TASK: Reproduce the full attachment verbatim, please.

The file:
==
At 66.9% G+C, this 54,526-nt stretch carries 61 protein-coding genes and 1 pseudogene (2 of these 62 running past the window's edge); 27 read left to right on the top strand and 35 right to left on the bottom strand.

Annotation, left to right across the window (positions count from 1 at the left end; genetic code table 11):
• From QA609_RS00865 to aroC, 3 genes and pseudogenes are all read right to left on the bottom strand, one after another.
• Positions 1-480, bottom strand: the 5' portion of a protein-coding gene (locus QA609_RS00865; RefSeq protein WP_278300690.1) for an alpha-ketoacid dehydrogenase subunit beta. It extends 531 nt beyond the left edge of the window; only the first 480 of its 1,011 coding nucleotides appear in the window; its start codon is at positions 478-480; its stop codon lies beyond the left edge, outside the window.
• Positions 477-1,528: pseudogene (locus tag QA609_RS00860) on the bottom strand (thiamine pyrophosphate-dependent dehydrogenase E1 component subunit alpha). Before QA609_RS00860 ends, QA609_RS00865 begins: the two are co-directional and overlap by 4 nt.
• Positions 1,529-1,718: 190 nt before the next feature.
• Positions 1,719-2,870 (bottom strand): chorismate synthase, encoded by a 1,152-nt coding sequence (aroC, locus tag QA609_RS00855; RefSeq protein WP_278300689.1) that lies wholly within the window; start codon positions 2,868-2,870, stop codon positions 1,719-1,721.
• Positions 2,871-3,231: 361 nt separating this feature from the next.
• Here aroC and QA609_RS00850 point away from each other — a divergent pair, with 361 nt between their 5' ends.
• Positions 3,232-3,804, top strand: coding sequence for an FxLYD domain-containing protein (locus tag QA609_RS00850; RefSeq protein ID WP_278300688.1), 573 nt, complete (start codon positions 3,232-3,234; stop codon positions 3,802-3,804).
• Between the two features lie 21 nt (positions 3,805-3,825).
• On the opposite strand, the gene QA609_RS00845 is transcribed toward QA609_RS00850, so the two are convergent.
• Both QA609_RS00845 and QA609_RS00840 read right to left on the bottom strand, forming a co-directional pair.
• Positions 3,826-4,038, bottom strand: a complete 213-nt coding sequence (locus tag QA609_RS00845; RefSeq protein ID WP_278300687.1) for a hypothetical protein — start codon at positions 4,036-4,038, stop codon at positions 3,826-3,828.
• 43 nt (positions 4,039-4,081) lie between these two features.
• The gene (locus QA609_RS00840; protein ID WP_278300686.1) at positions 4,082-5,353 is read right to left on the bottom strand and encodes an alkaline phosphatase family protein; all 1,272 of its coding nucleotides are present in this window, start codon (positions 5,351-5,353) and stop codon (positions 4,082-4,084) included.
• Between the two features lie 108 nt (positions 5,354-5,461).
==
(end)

At 66.9% G+C, this 54,526-nt stretch carries 61 protein-coding genes and 1 pseudogene (2 of these 62 running past the window's edge); 27 read left to right on the top strand and 35 right to left on the bottom strand.

Annotation, left to right across the window (positions count from 1 at the left end; genetic code table 11):
• From QA609_RS00865 to aroC, 3 genes and pseudogenes are all read right to left on the bottom strand, one after another.
• Positions 1-480, bottom strand: the 5' portion of a protein-coding gene (locus QA609_RS00865; RefSeq protein WP_278300690.1) for an alpha-ketoacid dehydrogenase subunit beta. It extends 531 nt beyond the left edge of the window; only the first 480 of its 1,011 coding nucleotides appear in the window; its start codon is at positions 478-480; its stop codon lies beyond the left edge, outside the window.
• Positions 477-1,528: pseudogene (locus tag QA609_RS00860) on the bottom strand (thiamine pyrophosphate-dependent dehydrogenase E1 component subunit alpha). Before QA609_RS00860 ends, QA609_RS00865 begins: the two are co-directional and overlap by 4 nt.
• Positions 1,529-1,718: 190 nt before the next feature.
• Positions 1,719-2,870 (bottom strand): chorismate synthase, encoded by a 1,152-nt coding sequence (aroC, locus tag QA609_RS00855; RefSeq protein WP_278300689.1) that lies wholly within the window; start codon positions 2,868-2,870, stop codon positions 1,719-1,721.
• Positions 2,871-3,231: 361 nt separating this feature from the next.
• Here aroC and QA609_RS00850 point away from each other — a divergent pair, with 361 nt between their 5' ends.
• Positions 3,232-3,804, top strand: coding sequence for an FxLYD domain-containing protein (locus tag QA609_RS00850; RefSeq protein ID WP_278300688.1), 573 nt, complete (start codon positions 3,232-3,234; stop codon positions 3,802-3,804).
• Between the two features lie 21 nt (positions 3,805-3,825).
• On the opposite strand, the gene QA609_RS00845 is transcribed toward QA609_RS00850, so the two are convergent.
• Both QA609_RS00845 and QA609_RS00840 read right to left on the bottom strand, forming a co-directional pair.
• Positions 3,826-4,038, bottom strand: a complete 213-nt coding sequence (locus tag QA609_RS00845; RefSeq protein ID WP_278300687.1) for a hypothetical protein — start codon at positions 4,036-4,038, stop codon at positions 3,826-3,828.
• 43 nt (positions 4,039-4,081) lie between these two features.
• The gene (locus QA609_RS00840; protein ID WP_278300686.1) at positions 4,082-5,353 is read right to left on the bottom strand and encodes an alkaline phosphatase family protein; all 1,272 of its coding nucleotides are present in this window, start codon (positions 5,351-5,353) and stop codon (positions 4,082-4,084) included.
• Between the two features lie 108 nt (positions 5,354-5,461).